The Panasonic Lumix DMC-LC1 proudly carries a Leica 3.2X Vario-Summicron Aspherical zoom lens that covers the range from 28mm to 90mm (35mm equivalent). We applaud the decent wide-angle capability of this sensible zoom range. The lens is also fast, opening to f/2.0 at its wide end and f/2.4 at its telephoto setting. It's threaded to accept 69mm accessories such as filters, and Panasonic offers an optional 0.82X wide-angle conversion lens (DMW-LW69) that gives the built-in optic the ability to go as wide as 23mm (35mm equivalent).

The LC1's comprehensive exposure controls include well-designed implementations of all four main exposure modes, three light meters (multiple, center-weighted, and spot), and exposure compensation to plus or minus 2EV. There's a small live image histogram; though a very useful advanced feature, it stupidly disappears when you're setting exposure compensation. White-balance options include auto, five presets, and custom. The CCD's sensitivity is adjustable from ISO 100 to ISO 400.

You can save JPEG photos in six resolutions at three compression levels, and you can record 5-second sound clips that are associated with particular photos. Adjustable image parameters include in-camera sharpening, contrast, and color saturation.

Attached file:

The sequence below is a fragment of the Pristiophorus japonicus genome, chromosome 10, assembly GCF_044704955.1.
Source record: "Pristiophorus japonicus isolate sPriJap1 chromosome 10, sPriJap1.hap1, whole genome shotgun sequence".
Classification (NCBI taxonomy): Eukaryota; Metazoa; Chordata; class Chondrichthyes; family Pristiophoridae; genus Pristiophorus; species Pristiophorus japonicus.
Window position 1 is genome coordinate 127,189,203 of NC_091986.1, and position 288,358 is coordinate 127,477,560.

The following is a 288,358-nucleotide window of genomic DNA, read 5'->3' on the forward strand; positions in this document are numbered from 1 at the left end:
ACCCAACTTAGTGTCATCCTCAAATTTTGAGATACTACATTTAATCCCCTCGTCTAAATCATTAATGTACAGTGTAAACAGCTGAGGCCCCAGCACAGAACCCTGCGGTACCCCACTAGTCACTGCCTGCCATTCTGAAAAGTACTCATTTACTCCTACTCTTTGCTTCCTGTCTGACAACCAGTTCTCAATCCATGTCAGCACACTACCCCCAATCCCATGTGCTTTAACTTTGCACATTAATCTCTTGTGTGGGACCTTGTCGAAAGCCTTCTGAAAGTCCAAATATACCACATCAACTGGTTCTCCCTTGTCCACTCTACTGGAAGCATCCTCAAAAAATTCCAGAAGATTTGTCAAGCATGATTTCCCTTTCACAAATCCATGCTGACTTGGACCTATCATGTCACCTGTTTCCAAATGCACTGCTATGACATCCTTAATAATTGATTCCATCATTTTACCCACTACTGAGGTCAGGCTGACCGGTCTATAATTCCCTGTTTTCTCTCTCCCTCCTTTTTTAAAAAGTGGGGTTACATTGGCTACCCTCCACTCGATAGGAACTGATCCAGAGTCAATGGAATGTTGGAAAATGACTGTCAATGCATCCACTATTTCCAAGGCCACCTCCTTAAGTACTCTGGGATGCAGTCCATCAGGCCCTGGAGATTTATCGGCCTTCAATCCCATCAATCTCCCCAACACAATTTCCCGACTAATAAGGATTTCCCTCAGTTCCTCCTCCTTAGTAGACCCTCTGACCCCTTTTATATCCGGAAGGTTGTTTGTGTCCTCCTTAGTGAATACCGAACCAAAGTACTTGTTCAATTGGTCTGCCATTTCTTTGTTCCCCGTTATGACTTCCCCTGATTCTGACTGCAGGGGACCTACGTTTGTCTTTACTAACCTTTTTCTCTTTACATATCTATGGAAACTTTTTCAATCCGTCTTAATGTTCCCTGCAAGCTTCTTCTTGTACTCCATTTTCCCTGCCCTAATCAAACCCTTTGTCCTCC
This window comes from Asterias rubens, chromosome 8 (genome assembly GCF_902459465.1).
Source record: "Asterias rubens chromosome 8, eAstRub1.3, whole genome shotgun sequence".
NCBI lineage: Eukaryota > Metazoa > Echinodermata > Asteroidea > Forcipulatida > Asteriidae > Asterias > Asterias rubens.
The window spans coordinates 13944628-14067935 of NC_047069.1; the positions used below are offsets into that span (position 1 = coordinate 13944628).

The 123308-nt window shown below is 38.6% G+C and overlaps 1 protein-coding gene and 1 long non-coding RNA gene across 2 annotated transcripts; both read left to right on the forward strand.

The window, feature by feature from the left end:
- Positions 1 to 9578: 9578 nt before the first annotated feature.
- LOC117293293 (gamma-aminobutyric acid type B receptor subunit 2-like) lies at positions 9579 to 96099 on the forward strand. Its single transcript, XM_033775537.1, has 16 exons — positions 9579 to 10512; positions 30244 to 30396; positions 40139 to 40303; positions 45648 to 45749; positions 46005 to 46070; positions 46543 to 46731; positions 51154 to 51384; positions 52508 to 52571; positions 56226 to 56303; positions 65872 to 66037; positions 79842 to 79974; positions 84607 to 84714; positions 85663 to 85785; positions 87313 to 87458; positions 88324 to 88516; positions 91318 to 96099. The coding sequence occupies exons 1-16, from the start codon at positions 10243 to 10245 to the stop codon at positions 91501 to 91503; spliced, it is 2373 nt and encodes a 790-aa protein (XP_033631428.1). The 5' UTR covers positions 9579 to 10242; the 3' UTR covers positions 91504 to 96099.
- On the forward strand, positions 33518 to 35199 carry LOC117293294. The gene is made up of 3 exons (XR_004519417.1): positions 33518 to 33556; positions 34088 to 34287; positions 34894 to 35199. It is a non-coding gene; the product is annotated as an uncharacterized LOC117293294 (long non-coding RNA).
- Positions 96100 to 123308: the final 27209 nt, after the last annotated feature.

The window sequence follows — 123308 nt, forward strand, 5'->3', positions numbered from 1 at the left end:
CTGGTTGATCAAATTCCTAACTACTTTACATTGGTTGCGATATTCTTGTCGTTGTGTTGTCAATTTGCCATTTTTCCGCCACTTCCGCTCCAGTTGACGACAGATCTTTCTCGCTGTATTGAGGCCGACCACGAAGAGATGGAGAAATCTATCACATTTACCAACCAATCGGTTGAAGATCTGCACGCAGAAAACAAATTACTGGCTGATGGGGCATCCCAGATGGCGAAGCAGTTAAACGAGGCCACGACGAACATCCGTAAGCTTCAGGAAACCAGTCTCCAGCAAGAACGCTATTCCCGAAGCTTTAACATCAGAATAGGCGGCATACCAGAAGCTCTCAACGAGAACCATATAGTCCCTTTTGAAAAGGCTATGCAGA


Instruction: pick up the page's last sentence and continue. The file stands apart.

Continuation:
The camera will also record raw-format photos, which you can open using the included ArcSoft PhotoImpression 4.0 software--a significant departure from the Digilux 2, which supplies the excellent Silverfast. The ArcSoft software offers no raw conversion controls, so you'll need a third-party program to make the raw files useful.

In movie mode, the LC1 records 320x240-pixel QuickTime video with sound at 30fps. Clip length is limited only by your storage-card capacity.

The LC1's built-in flash uses a clever design trick to enable you to bounce the flash, a technique that can often improve flash pictures. (You can see the flash design here.) It also has its own exposure compensation function (plus or minus 2EV), and there is a second-curtain synchronization option; the flash fires at the end of the exposure, rather than the beginning. Finally, the camera has a hotshoe for mounting an external flash.


Using flash approximately 50 percent of the time, we got 1,170 pictures from a single charge of the LC1's lithium-ion battery, an excellent showing.

The Panasonic Lumix DMC-LC1's performance is essentially identical to that of the Digilux 2, meaning that it's good overall, but there are two areas where it disappoints. The first is start-up time, which is a subpar 4.6 seconds. Shot-to-shot times for JPEG images are decent--2.5 seconds with flash and 1.8 seconds without--but raw-capture shot-to-shot time is about 7 seconds with a 512MB SanDisk Extreme card. That's better than the Digilux's sluggish performance but still a significant obstacle to using the raw format. In continuous mode, the camera can shoot a burst of three high-resolution JPEGs at 2.7fps.